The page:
World Disorder Lecture Series

World Disorder Lecture Series: Latin America: Walls or Bridges?

Jeffrey Davidow
Retired US Ambassador to Mexico, Venezuela, and Zambia; Cohen Group
March 1, 2017
Latin America’s move in recent decades to greater levels of democracy and economic development are undermined by weak institutions, corruption and the lure of populism. While it is a zone of peace with no international hostilities or significant internal insurrections at this time, the nations of the region must deal with complicated futures, which can impact the United States. Cuba, Mexico and Venezuela all face potential profound change.

Lawless Economy? Putin's Russia and the Imperfect Market

Bill Browder
Founder and Chief Executive Officer of Hermitage Capital Management
December 2, 2016
Bill Browder
World Disorder Lecture Series: Lawless Economy?
In this public lecture, Bill Browder, Founder and Chief Executive Officer of Hermitage Capital Management, will give a firsthand critical analysis of the Russian economy–—particularly the absence of the rule of law–—laden with insights derived from his personal experience.

Who Lost the Middle East?

Richard Murphy
Former U.S. Ambassador to Syria and Saudi Arabia
April 29, 2016
What brought about the current chaos in the Middle East? Did the machinations of the Cold War exhaust the region leaving it unable to develop new relationships between governor and governed? As Americans, how much should we criticize our role or even a particular Administration? In this public lecture, Richard Murphy will draw on his experiences as U.S. Ambassador to Syria and Saudi Arabia and Assistant Secretary of State for the region to attempt a reply.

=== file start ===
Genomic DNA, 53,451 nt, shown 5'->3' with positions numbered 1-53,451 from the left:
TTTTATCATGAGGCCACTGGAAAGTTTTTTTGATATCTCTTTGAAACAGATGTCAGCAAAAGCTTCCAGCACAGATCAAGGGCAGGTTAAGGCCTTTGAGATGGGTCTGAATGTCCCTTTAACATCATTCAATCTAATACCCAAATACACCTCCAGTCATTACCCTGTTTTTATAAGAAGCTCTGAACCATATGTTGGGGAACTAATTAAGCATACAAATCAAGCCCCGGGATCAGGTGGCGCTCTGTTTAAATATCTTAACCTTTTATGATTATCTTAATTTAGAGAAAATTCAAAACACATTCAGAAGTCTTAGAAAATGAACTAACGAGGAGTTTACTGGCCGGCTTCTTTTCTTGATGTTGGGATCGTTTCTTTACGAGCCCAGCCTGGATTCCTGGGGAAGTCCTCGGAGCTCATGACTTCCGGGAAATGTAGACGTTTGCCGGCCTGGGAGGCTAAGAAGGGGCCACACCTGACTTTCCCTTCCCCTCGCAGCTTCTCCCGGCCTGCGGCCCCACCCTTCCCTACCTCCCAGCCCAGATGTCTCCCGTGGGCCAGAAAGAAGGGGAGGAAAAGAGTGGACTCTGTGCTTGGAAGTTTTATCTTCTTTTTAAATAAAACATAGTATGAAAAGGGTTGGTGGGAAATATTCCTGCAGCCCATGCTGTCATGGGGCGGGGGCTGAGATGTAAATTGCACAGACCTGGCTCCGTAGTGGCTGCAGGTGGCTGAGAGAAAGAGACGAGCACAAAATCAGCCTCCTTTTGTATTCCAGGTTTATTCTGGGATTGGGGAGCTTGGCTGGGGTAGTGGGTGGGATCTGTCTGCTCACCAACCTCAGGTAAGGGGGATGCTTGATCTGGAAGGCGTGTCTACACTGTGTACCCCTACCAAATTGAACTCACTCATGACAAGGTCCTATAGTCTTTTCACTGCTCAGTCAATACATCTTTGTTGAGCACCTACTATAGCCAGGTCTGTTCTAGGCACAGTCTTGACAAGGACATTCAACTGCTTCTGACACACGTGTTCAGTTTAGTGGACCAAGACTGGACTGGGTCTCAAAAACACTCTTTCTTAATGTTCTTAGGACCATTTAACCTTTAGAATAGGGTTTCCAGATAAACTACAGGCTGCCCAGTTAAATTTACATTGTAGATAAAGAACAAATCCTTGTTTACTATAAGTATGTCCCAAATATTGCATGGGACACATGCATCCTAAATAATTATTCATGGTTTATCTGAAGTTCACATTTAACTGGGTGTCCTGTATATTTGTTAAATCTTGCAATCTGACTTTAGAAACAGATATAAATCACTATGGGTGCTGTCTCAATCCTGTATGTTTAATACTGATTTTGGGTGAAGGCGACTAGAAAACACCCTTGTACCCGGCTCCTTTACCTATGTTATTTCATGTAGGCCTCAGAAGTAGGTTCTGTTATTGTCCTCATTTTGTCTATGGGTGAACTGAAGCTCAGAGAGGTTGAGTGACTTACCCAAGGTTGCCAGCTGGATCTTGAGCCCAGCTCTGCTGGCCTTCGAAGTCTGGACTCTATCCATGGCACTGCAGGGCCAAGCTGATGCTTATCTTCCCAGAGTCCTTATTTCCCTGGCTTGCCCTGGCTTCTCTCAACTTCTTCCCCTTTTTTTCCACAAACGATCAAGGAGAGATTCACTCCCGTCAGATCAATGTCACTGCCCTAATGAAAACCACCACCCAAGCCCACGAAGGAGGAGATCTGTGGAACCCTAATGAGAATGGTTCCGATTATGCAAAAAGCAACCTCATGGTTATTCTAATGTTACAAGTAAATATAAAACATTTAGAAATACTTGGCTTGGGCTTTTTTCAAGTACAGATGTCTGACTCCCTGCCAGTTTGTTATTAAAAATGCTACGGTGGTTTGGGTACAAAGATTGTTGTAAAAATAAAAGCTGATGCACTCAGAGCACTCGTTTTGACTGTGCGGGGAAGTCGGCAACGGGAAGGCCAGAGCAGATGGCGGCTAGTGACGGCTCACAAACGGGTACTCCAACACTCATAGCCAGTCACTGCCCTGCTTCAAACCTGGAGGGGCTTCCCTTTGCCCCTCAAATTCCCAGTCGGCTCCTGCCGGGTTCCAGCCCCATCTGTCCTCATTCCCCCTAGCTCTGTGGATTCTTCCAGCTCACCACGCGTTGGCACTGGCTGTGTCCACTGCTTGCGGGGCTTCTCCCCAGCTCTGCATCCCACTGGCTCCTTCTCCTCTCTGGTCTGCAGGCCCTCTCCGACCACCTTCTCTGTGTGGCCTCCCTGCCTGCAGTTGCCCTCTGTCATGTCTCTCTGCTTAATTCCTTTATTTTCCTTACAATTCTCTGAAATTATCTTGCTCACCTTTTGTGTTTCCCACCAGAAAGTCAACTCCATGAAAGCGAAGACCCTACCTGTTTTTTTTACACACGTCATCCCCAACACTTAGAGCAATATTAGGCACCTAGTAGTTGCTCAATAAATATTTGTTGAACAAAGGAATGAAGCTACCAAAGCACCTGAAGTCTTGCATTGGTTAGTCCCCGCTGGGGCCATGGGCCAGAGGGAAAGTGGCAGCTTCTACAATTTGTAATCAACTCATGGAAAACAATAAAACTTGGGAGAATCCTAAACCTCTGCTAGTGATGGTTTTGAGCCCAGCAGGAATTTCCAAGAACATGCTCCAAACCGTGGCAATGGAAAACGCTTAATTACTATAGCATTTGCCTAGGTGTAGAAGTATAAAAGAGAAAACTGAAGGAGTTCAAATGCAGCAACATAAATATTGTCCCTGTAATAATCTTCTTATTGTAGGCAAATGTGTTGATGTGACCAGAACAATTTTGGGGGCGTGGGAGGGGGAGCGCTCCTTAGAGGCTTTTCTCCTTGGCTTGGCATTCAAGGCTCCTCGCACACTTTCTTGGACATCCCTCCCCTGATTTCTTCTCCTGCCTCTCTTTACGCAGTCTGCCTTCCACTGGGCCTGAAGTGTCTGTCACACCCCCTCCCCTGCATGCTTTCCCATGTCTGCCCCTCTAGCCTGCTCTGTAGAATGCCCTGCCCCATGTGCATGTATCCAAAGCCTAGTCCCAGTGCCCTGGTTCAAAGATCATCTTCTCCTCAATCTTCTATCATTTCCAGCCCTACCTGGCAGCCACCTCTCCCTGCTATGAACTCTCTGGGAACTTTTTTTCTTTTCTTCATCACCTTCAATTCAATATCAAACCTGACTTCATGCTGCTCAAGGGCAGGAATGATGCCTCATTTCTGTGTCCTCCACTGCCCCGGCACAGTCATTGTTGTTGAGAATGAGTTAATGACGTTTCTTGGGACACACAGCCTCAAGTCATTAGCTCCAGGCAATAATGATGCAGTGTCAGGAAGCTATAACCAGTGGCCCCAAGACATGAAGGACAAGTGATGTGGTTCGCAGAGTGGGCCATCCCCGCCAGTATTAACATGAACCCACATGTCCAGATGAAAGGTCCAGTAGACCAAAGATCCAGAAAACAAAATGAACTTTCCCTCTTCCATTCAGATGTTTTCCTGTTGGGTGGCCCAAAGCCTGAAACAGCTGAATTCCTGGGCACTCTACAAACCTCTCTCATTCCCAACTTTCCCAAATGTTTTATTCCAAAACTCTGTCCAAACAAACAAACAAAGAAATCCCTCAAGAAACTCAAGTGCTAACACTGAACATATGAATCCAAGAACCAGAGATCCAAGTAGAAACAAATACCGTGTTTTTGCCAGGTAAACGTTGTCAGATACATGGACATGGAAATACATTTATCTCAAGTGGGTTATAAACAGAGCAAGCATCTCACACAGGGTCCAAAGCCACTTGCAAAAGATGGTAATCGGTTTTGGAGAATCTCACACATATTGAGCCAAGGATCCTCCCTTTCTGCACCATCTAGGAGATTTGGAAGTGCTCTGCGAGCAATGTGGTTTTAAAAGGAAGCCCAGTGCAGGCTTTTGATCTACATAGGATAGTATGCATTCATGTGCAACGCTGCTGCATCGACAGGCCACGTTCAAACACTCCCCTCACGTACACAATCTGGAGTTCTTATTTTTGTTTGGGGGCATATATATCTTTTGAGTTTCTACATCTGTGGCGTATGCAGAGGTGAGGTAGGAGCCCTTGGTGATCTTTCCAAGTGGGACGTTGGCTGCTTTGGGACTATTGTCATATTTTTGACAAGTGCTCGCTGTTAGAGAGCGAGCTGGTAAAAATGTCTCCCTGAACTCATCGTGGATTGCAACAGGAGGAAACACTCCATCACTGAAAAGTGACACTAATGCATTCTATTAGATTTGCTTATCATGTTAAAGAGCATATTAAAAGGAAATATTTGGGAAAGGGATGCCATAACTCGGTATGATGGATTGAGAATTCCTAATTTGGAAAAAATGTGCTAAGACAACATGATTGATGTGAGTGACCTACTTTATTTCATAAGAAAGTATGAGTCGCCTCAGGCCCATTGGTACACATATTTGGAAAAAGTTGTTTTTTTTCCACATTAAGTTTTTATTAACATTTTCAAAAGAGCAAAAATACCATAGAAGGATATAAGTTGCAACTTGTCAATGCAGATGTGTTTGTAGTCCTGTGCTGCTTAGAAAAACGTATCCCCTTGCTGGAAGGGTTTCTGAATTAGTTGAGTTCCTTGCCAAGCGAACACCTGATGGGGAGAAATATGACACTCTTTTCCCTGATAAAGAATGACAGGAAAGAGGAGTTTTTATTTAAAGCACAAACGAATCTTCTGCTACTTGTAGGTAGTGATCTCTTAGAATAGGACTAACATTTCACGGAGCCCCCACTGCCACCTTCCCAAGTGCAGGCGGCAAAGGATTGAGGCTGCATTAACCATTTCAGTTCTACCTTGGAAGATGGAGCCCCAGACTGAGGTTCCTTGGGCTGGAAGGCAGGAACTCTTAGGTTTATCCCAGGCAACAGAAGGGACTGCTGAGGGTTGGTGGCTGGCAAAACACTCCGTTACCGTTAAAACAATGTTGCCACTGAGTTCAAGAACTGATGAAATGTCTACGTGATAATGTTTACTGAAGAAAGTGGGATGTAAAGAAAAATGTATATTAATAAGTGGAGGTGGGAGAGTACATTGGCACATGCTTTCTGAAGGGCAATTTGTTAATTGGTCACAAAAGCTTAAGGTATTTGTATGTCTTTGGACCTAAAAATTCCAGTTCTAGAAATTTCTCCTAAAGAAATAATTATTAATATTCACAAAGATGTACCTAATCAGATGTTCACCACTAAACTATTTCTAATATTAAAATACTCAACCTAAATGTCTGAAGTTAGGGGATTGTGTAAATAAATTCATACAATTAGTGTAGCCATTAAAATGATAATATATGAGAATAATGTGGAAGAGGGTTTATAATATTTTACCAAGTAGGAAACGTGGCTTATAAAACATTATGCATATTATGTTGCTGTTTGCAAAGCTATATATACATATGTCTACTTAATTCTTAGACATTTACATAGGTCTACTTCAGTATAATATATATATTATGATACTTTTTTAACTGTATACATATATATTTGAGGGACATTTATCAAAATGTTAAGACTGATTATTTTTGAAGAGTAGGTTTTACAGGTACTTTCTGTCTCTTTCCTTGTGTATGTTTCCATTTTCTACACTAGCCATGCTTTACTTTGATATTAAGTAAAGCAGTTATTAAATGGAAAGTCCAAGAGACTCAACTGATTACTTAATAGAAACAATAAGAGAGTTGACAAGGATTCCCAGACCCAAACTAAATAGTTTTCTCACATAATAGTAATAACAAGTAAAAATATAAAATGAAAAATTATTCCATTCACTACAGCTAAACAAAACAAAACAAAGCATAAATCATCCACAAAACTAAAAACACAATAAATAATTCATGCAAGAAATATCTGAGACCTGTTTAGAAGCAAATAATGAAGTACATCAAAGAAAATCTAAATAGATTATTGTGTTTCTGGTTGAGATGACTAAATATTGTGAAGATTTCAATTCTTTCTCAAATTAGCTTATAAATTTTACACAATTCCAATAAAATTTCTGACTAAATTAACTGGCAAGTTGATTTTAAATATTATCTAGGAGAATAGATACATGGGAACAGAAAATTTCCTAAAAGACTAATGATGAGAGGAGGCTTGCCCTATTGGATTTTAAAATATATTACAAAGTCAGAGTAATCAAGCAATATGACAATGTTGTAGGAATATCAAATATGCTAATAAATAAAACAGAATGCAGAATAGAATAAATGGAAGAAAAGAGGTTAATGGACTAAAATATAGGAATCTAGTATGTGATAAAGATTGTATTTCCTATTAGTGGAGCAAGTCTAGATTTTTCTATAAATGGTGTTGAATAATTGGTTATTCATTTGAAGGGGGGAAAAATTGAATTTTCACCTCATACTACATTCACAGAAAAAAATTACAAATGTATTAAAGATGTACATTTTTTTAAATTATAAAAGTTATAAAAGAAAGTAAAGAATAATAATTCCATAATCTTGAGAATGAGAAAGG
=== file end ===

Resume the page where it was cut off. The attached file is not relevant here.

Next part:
The Coming Crisis between Germany and the United States: The Cultural Divergence of Advanced Nations

Emmanuel Todd
Institut National d’Etudes Démographiques
February 9, 2016
Globalization means ever narrowing distances between nations. But national value systems do not converge, especially those of advanced nations, although the world's elite labor under the false assumption that they do. The social anthropology of family systems explains the divergence of advanced nations; some are firmly rooted in liberal, individualistic values (the US, the UK, France), while others have retained more authoritarian value systems and a specific potential for collective integration and action (Germany, Japan, Russia).

And Now for the Hard Part: China's Economic Adjustment After Three Miracle Decades

Michael Pettis
Professor, Peking University; Guanghua School of Management
February 2, 2016
In this public lecture, Michael Pettis will explore China’s tumultuous stock market and its impact on the global economy. A Wall Street veteran at Bear Stearns and Credit Suisse First Boston, Pettis has the unique distinction of having been right ahead of time in predicting the Chinese economic crisis.